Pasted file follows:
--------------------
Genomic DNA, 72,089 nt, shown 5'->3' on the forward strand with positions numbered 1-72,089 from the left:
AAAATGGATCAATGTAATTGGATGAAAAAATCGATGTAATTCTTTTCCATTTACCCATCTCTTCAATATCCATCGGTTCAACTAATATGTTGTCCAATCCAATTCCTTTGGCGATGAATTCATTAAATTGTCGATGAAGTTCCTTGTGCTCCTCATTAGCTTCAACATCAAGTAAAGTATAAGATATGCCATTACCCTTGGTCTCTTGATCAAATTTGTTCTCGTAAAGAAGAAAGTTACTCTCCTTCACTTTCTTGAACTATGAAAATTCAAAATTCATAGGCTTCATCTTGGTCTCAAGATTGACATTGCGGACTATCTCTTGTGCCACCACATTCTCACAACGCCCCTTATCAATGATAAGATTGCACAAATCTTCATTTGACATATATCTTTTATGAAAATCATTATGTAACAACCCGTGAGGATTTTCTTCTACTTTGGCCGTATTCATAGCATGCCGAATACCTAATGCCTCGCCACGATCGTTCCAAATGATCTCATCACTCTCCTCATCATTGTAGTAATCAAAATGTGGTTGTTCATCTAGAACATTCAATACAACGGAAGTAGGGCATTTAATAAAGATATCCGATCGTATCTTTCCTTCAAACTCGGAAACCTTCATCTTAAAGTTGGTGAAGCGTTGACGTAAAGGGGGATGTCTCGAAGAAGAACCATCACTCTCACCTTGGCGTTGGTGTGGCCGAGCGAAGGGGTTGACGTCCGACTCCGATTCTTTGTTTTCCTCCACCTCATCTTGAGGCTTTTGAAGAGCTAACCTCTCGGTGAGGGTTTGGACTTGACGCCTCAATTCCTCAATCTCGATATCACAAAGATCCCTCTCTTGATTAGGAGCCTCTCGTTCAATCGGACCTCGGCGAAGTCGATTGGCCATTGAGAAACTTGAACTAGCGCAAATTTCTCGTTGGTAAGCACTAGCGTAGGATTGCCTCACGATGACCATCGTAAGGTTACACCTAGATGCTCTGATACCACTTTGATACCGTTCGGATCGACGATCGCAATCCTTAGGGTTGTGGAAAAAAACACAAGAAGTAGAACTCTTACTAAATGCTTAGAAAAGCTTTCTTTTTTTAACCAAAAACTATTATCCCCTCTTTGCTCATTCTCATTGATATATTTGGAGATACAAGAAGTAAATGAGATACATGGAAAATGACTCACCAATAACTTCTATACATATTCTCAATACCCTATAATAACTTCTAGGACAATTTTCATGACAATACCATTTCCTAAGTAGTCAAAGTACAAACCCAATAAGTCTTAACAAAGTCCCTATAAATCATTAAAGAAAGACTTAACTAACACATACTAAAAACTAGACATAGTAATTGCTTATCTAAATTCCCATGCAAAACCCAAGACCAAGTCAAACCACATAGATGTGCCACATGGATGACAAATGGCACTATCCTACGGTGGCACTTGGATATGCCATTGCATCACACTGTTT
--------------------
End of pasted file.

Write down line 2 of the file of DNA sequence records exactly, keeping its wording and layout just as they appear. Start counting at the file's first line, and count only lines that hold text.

AAAATGGATCAATGTAATTGGATGAAAAAATCGATGTAATTCTTTTCCATTTACCCATCTCTTCAATATCCATCGGTTCAACTAATATGTTGTCCAATCCAATTCCTTTGGCGATGAATTCATTAAATTGTCGATGAAGTTCCTTGTGCTCCTCATTAGCTTCAACATCAAGTAAAGTATAAGATATGCCATTACCCTTGGTCTCTTGATCAAATTTGTTCTCGTAAAGAAGAAAGTTACTCTCCTTCACTTTCTTGAACTATGAAAATTCAAAATTCATAGGCTTCATCTTGGTCTCAAGATTGACATTGCGGACTATCTCTTGTGCCACCACATTCTCACAACGCCCCTTATCAATGATAAGATTGCACAAATCTTCATTTGACATATATCTTTTATGAAAATCATTATGTAACAACCCGTGAGGATTTTCTTCTACTTTGGCCGTATTCATAGCATGCCGAATACCTAATGCCTCGCCACGATCGTTCCAAATGATCTCATCACTCTCCTCATCATTGTAGTAATCAAAATGTGGTTGTTCATCTAGAACATTCAATACAACGGAAGTAGGGCATTTAATAAAGATATCCGATCGTATCTTTCCTTCAAACTCGGAAACCTTCATCTTAAAGTTGGTGAAGCGTTGACGTAAAGGGGGATGTCTCGAAGAAGAACCATCACTCTCACCTTGGCGTTGGTGTGGCCGAGCGAAGGGGTTGACGTCCGACTCCGATTCTTTGTTTTCCTCCACCTCATCTTGAGGCTTTTGAAGAGCTAACCTCTCGGTGAGGGTTTGGACTTGACGCCTCAATTCCTCAATCTCGATATCACAAAGATCCCTCTCTTGATTAGGAGCCTCTCGTTCAATCGGACCTCGGCGAAGTCGATTGGCCATTGAGAAACTTGAACTAGCGCAAATTTCTCGTTGGTAAGCACTAGCGTAGGATTGCCTCACGATGACCATCGTAAGGTTACACCTAGATGCTCTGATACCACTTTGATACCGTTCGGATCGACGATCGCAATCCTTAGGGTTGTGGAAAAAAACACAAGAAGTAGAACTCTTACTAAATGCTTAGAAAAGCTTTCTTTTTTTAACCAAAAACTATTATCCCCTCTTTGCTCATTCTCATTGATATATTTGGAGATACAAGAAGTAAATGAGATACATGGAAAATGACTCACCAATAACTTCTATACATATTCTCAATACCCTATAATAACTTCTAGGACAATTTTCATGACAATACCATTTCCTAAGTAGTCAAAGTACAAACCCAATAAGTCTTAACAAAGTCCCTATAAATCATTAAAGAAAGACTTAACTAACACATACTAAAAACTAGACATAGTAATTGCTTATCTAAATTCCCATGCAAAACCCAAGACCAAGTCAAACCACATAGATGTGCCACATGGATGACAAATGGCACTATCCTACGGTGGCACTTGGATATGCCATTGCATCACACTGTTT